At the heart of the current protests is the agreement that laid the foundation for continued recruitment after British rule in South Asia ended in 1947. The Gurkha regiments were split — half went to the army of the newly independent India, while the British stationed the other half in Hong Kong.
When it signed the trilateral agreement in 1947, the Nepali government was leery of the potential abuse in an imperial force. It insisted on treatment “on the same footing as the other units in the parent army so that the stigma of ‘mercenary troops’ may for all time be wiped out.”
India has abided by the agreement of equal treatment for the Nepalis in its army. But the British are accused of having flouted it from the start.
In the decades after the 1947 agreement, the Gurkhas who qualified for a pension after 15 years of service received a fraction of what their British counterparts did. In the 1980s, a Gurkha captain with 22 years’ experience would get about £600 a year (or $800 today), compared with the £6,350 ($8,500) pension a British captain with the same experience received.
The British government’s position was that although the Gurkha pension payouts were far from equal, they offered a comparable standard of living for retired veterans in Nepal.
This argument was dismissed by veterans, particularly since many veterans settle in Britain. After decades of protests, the British government agreed in 2007 to start providing pay and pensions on par with British soldiers.
But the pension parity was backdated only to 1997, the year when Britain significantly shrunk its Gurkha force as it withdrew from Hong Kong. Some 9,000 Gurkhas sent home that year were not eligible to benefit from the changes. Among the 3,000 shifted to bases in Britain, only their service after 1997 counted as full years in the new plan.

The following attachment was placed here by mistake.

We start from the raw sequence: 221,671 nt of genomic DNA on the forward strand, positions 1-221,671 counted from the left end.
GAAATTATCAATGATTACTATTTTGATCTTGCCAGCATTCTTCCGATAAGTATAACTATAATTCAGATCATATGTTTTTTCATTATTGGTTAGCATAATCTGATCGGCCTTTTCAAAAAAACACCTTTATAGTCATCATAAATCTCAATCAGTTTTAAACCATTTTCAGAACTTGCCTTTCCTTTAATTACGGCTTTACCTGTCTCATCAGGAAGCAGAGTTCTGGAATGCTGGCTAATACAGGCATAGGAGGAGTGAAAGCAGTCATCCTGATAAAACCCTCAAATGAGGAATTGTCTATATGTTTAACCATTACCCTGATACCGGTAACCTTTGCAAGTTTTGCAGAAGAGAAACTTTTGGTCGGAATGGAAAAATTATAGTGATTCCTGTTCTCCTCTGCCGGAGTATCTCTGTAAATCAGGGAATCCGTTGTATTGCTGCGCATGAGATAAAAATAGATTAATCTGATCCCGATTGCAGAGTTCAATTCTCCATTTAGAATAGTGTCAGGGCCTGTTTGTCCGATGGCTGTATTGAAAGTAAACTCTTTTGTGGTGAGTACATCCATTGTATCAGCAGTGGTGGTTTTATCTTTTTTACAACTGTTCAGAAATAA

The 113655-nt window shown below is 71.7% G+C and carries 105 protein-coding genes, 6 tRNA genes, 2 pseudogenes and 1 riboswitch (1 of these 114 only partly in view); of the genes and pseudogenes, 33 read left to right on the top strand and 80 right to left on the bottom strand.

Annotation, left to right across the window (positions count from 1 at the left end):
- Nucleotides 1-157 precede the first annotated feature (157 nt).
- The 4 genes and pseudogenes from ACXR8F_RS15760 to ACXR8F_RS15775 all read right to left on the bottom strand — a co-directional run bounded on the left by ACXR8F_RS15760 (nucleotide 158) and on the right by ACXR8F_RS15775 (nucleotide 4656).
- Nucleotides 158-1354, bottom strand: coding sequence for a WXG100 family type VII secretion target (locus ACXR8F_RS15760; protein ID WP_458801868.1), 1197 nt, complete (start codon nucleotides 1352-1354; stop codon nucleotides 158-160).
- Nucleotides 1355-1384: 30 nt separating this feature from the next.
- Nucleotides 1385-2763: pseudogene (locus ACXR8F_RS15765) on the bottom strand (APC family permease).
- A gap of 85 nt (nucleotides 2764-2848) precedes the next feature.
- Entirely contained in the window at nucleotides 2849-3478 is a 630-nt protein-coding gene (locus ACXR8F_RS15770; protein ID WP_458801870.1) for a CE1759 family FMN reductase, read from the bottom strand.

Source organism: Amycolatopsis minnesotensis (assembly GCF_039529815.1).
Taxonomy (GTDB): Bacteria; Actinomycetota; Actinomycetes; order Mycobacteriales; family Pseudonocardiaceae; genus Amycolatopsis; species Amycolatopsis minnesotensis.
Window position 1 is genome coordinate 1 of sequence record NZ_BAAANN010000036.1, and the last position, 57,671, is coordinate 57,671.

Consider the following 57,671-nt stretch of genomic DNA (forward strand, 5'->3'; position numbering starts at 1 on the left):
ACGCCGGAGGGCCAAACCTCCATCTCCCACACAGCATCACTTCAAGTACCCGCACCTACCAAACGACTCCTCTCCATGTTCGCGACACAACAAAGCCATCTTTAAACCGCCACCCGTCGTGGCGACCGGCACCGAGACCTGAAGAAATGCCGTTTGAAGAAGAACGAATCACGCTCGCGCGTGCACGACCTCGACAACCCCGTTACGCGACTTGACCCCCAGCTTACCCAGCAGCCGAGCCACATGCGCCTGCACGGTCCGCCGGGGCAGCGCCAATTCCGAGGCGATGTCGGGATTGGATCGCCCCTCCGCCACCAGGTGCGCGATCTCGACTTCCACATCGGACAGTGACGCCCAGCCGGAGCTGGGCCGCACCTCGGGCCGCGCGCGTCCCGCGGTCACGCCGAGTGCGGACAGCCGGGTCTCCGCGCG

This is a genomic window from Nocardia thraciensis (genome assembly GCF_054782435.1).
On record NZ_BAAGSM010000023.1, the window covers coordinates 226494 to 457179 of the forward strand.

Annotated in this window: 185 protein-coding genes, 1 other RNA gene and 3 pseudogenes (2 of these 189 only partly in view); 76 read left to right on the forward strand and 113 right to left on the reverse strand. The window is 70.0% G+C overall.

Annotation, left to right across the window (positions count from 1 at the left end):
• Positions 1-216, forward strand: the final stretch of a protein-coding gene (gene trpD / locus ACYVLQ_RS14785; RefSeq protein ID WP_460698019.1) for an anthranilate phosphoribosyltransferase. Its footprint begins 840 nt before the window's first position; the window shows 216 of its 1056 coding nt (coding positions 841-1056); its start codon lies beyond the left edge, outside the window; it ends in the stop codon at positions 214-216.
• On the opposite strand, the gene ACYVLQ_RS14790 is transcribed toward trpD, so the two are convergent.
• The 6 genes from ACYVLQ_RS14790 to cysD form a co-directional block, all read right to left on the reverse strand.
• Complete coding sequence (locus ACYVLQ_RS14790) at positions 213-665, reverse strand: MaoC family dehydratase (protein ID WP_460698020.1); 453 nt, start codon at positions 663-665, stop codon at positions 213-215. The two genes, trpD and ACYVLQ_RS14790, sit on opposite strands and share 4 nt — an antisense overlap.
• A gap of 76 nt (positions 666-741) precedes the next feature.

A spokesman for the British Defense Ministry said the Gurkha pension plan “is fair and will not be making any retrospective changes.”
While the veterans contend that, collectively, they’re cheated out of millions of dollars a year, money is not their primary motivation, Professor Sangroula said.
“The only word they talk about is dignity,” he said.
Last June, the veterans agreed that if their pensions were equalized, they would contribute one month’s pay toward establishing a university to provide young people with skills that could help them find jobs at home.
Because of the struggle of the soldiers who served before them, young hopefuls like Mr. Mahat know they will now get the same benefits as their British counterparts.
Last month, his father got a call that his son had been selected.
“I am sure he is proud, because we are proud,” Mr. Mahat said of his son. “Before he left for the final selection, he told us: ‘I will do everything for you. Your future will shine.’”
Saskia Solomon contributed reporting from London.